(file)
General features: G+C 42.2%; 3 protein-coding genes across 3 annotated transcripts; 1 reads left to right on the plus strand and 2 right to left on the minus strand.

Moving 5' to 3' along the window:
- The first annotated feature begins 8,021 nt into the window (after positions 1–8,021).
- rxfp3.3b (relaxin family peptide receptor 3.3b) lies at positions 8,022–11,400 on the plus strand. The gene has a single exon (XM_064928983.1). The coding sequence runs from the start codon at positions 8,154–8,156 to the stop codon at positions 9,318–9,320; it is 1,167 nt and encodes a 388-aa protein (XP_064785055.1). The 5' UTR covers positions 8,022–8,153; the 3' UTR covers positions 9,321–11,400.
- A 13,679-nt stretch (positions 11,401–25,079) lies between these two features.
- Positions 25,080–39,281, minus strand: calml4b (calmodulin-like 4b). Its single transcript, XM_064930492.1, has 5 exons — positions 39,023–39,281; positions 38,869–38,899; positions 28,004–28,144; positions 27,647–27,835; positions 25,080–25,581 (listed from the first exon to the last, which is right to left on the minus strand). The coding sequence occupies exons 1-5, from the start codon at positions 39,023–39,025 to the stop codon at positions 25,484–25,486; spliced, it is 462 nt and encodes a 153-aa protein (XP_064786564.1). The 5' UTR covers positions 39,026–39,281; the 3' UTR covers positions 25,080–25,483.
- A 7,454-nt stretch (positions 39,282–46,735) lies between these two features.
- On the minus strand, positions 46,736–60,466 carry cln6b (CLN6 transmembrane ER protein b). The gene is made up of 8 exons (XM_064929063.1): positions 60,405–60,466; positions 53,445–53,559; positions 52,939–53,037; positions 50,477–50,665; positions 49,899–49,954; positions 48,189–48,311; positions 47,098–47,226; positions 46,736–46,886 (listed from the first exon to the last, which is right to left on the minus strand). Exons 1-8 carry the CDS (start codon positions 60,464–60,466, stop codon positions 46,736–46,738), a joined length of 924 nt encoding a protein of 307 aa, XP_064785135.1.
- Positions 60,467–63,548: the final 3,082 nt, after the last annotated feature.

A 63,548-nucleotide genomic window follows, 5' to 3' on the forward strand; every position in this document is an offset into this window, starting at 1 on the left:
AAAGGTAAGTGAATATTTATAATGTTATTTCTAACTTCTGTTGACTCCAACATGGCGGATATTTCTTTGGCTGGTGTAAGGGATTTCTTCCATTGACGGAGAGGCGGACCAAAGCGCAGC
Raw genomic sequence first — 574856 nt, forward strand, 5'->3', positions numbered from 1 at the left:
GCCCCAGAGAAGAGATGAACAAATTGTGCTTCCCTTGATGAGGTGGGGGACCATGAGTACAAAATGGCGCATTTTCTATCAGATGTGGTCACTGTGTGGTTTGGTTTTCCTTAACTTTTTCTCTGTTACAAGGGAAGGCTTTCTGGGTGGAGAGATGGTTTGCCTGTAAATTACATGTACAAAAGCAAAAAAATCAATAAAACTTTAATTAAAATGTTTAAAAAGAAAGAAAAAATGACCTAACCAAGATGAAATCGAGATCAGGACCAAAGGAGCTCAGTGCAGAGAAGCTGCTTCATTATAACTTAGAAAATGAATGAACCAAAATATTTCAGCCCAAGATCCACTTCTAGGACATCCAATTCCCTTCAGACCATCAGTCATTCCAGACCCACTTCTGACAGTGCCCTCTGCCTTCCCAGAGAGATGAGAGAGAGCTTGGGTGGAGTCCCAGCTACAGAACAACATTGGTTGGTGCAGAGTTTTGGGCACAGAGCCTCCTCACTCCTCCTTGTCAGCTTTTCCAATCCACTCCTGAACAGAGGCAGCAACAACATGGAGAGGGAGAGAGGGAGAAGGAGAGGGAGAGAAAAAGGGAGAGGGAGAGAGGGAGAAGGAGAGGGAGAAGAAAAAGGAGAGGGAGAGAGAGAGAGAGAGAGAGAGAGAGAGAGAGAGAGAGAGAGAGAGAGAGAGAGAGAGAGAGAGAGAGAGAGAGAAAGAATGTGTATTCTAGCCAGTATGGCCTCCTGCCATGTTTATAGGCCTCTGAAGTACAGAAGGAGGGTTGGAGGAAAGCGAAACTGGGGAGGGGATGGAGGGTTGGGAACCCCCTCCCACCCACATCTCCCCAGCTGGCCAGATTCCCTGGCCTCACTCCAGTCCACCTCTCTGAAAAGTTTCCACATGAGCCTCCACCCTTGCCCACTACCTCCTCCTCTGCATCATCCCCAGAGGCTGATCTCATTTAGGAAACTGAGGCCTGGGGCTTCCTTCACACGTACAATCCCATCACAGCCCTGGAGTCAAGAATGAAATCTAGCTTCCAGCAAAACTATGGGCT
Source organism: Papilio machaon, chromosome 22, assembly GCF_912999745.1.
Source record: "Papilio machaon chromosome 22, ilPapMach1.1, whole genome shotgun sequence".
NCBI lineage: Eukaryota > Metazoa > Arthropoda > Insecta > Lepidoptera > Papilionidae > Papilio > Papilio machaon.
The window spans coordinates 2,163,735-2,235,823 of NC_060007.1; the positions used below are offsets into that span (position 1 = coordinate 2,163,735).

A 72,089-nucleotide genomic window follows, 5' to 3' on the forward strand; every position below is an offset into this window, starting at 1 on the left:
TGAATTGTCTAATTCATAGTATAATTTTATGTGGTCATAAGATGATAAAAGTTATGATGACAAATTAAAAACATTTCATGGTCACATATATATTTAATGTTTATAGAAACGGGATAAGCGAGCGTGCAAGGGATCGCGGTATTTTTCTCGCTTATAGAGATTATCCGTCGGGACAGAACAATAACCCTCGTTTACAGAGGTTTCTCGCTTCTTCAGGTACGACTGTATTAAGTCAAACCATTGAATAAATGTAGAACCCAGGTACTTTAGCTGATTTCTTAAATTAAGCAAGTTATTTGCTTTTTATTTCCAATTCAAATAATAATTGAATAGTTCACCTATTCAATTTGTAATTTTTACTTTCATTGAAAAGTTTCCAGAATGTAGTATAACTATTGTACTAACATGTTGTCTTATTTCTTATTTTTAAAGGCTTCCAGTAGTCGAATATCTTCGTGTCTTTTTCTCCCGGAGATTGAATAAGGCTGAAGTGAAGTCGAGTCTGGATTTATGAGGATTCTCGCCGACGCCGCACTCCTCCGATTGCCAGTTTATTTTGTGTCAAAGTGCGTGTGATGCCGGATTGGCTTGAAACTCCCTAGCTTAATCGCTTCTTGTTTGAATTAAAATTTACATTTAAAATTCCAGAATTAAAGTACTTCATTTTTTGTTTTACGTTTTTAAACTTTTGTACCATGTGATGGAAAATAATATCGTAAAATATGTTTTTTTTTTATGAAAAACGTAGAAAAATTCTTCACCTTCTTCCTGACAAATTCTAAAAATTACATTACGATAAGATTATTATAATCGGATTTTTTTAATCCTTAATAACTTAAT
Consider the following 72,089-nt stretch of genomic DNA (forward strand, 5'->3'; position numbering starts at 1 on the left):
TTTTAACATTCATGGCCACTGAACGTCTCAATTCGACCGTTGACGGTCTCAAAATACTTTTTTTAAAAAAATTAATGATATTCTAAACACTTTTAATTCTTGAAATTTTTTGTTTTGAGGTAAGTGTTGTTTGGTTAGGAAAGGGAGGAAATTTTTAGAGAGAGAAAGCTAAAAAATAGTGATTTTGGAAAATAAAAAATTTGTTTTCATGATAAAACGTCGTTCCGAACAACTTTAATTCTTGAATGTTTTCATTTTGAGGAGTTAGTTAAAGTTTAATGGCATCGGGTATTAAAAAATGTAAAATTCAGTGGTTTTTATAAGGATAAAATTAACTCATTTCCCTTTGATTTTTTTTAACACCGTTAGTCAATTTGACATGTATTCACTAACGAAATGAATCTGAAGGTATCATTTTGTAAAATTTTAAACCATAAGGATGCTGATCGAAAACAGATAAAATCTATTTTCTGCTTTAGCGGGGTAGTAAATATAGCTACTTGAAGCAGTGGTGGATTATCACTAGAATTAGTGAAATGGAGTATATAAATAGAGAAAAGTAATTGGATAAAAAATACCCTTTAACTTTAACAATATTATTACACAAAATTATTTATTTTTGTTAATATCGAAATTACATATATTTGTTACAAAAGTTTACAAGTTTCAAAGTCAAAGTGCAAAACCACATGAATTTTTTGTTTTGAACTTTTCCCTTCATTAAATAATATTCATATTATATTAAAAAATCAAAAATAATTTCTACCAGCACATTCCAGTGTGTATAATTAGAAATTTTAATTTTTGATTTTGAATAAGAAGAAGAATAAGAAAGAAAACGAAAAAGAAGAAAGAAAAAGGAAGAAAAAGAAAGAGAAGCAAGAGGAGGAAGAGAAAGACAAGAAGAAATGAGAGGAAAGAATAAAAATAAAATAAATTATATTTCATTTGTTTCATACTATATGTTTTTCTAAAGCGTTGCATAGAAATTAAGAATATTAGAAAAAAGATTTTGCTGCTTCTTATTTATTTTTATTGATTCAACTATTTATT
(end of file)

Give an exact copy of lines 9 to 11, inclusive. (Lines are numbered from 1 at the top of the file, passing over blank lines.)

- Positions 60,467–63,548: the final 3,082 nt, after the last annotated feature.

A 63,548-nucleotide genomic window follows, 5' to 3' on the forward strand; every position in this document is an offset into this window, starting at 1 on the left:
AAAGGTAAGTGAATATTTATAATGTTATTTCTAACTTCTGTTGACTCCAACATGGCGGATATTTCTTTGGCTGGTGTAAGGGATTTCTTCCATTGACGGAGAGGCGGACCAAAGCGCAGC